will hold the keynote address at this inaugural conference.

In order to allow adequate time for discussion

papers must not exceed 20 minutes.

Please submit abstracts of ca. 300 words

plus a brief biographical statement (ca. 50 words) to wmaforum@googlemail.com

by May 1, 2010.

You should also indicate whether your paper

is intended for the conference topic or for

the open forum of works in progress.

Organizing Committee:

Emily Petermann (Konstanz)
Mario Dunkel (Dortmund)
Beate Schirrmacher (Stockholm)

The Seamus Heaney Centre for Poetry

Queen’s University Belfast
15-17 September 2010




Keynote speakers:
Sir Christopher Ricks: “The strength of Hill’s unrelenting, unreconciling mind.”,
William Logan:  “Lowell’s Skunk: Heaney’s Skunk”,
Angela Leighton:  “Justifying Time in Contemporary Poetry”

Panel of poet-publishers:
Michael Schmidt, Don Paterson, Peter Fallon

Reading by Belfast Poets:
Michael Longley, Ciaran Carson, Medbh McGuckian, Sinéad Morrissey, Leontia Flynn

Call for Papers

Papers and proposals for panels are invited on all aspects of contemporary British and Irish Poetry.  Please send abstracts of no more than 500 words by 1 May 2010 to Gerry Hellawell, Seamus Heaney Centre for Poetry, Queen’s University Belfast, Belfast, BT7 1NN or to g.hellawell@qub.ac.uk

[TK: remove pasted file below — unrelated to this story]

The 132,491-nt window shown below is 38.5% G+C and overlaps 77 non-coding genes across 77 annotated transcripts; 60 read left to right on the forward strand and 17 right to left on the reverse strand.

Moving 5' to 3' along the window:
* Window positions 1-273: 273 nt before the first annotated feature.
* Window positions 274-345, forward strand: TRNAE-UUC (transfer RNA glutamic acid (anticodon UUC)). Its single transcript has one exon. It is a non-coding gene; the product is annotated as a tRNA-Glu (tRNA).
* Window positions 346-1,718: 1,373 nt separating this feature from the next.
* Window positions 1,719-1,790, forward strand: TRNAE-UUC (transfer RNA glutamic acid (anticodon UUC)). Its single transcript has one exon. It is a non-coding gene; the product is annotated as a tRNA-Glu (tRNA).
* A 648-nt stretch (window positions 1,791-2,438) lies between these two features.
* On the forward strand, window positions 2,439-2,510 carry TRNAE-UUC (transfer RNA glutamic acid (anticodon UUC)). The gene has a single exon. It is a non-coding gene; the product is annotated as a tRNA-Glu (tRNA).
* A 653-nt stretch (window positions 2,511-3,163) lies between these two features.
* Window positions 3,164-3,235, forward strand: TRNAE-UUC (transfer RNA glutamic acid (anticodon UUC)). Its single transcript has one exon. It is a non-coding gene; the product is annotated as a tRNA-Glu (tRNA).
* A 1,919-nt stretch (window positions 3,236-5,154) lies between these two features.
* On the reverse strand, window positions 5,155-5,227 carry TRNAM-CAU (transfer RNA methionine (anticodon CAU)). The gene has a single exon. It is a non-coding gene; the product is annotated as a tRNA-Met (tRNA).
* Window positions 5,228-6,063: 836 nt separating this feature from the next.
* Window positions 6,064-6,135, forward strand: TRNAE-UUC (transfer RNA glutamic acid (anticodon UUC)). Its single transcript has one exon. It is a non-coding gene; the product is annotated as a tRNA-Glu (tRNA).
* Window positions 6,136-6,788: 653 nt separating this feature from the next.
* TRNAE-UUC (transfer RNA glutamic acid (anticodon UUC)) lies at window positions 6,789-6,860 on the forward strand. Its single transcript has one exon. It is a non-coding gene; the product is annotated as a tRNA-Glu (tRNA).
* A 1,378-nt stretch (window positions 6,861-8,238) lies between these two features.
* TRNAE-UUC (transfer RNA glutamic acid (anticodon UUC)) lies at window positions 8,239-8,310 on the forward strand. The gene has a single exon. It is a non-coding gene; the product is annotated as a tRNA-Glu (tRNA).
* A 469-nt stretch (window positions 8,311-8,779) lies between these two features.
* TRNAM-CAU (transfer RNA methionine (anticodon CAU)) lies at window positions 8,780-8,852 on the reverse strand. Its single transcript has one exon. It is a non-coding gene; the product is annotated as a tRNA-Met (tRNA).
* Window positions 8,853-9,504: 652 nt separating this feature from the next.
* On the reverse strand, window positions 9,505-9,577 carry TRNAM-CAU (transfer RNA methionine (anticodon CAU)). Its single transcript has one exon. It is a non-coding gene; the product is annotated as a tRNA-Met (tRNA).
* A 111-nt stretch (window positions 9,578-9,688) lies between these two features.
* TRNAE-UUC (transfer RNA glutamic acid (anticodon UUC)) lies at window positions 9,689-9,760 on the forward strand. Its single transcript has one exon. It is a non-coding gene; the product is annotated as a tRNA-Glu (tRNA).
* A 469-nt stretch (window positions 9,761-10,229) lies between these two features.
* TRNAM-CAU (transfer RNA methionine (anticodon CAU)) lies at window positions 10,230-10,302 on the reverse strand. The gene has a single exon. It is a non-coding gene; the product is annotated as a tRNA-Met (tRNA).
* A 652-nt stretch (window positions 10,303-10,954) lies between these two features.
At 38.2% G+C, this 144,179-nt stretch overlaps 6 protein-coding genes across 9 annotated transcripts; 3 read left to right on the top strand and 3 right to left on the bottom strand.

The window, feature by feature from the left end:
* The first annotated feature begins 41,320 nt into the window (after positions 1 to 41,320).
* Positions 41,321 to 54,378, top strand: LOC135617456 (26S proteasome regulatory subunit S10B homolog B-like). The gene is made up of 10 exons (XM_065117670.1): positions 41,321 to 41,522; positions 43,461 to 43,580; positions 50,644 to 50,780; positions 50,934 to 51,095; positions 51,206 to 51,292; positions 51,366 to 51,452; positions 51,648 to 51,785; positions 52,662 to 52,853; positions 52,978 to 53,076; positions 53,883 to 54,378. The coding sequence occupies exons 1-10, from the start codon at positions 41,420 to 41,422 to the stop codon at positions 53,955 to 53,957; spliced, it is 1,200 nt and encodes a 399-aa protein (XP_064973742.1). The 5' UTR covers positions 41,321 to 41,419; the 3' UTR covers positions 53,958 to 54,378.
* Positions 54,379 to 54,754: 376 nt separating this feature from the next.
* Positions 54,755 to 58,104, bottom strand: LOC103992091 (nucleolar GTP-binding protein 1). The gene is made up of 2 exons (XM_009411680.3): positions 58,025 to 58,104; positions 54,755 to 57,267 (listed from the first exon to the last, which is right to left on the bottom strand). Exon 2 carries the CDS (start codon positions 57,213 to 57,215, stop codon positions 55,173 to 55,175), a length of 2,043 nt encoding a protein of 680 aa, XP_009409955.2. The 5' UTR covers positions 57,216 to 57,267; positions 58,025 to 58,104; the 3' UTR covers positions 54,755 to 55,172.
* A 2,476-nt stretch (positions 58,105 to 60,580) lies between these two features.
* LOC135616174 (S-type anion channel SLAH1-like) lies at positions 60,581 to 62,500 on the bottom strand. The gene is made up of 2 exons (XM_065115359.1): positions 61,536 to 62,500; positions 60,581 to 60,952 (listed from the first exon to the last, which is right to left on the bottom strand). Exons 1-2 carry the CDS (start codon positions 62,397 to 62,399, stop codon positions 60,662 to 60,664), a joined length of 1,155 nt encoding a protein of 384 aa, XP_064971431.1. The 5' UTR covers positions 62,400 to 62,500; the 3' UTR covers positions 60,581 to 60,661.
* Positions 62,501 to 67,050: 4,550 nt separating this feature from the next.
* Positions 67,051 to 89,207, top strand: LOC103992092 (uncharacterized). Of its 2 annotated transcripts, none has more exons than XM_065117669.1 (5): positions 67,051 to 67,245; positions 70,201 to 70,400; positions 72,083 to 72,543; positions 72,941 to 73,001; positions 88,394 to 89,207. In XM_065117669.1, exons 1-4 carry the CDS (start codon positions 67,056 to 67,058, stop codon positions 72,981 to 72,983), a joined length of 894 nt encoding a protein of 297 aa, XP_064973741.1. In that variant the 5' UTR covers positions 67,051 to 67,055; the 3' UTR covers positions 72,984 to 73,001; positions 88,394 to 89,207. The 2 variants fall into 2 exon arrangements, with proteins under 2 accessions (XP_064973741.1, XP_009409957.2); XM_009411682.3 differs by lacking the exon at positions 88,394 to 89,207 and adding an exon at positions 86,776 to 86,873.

Topics which may be covered include, but are not restricted to:
Poetry and gender
Poetry and mythopoeia,
Poetry and postmodernism,
Migrant, diasporic and postcolonial identities,
American influences,
New developments in British and Irish poetry,
Poetry in Scotland,
Poetry in Wales,
Poetic form,
Women’s poetry,
Poetry publishing,
Regional poetry,
The sound of poetry,
Poetry and translation,
The relationship between the academy and contemporary poetry

15 to 17 September 2010
Belfast, United Kingdom

Website: http://www.qub.ac.uk/schools/SeamusHeaneyCentreforPoetry/BritishandIrishContemporaryPoetryConference/

Contact name: Edward Larrissy


April 17, 2010


14th-15th JUNE  2010 University of GlasgowKeynote panellists include Michael Schmidt, Michael Symmons-Roberts,